A coalition of 18 US privacy groups sent a letter on 30 January 2013 to US politicians such as the Attorney General Eric Holder, Secretary of State John Kerry and the Acting Secretary of Commerce Rebecca Blank, asking for assurances that US policy makers in Europe “advance the aim of privacy” and do not hinder the European data law proposals.
The European Union is considering the data protection regulation that could give the citizens significant control over the use of their personal data by websites and marketing companies. Several proposals would require companies to obtain permission before collecting personal data and specify exactly what information will be collected and how it will be used.
One proposal refers to the so-called “right to be forgotten” that obliges companies like Facebook to delete all information about users who want to do that. The coalition shows concern over the fact that, as the new EU Data Protection Regulation is under discussion and debate, Members of the European Parliament (MEPs) have lately reported that US policy makers are “mounting an unprecedented lobbying campaign to limit the protections that European law would provide.”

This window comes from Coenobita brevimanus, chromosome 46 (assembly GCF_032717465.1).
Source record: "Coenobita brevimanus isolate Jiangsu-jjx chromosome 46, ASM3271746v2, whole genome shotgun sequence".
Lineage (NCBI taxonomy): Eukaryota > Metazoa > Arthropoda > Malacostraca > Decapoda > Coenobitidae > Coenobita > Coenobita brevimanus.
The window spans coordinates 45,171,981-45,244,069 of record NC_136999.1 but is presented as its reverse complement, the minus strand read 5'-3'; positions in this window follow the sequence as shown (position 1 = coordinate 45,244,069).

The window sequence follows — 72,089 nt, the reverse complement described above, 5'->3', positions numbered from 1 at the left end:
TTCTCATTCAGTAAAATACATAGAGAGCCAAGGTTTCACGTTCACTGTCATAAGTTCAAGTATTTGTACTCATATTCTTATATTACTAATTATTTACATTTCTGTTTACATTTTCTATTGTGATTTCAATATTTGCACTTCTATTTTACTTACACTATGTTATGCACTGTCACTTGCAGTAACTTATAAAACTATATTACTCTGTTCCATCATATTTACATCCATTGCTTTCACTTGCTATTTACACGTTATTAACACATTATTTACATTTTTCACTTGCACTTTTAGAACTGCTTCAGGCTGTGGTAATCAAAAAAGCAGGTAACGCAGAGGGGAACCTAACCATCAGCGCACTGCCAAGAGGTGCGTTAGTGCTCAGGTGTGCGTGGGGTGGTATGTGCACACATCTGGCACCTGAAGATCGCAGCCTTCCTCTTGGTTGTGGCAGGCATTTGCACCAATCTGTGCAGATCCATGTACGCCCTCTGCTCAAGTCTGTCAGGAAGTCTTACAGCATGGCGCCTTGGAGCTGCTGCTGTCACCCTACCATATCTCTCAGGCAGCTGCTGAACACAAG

The privacy groups believe that U.S. policymakers, politicians and bureaucrats are undermining the work of the European Parliament. “The U.S. should not stand in the way of Europe’s efforts to strengthen and modernize its legal framework,” the letter states. Jeff Chester, Executive Director of the Center for Digital Democracy told ZDNet that despite President Obama’s pro-privacy speeches, his administration is “working to protect the U.S. data lobby.”
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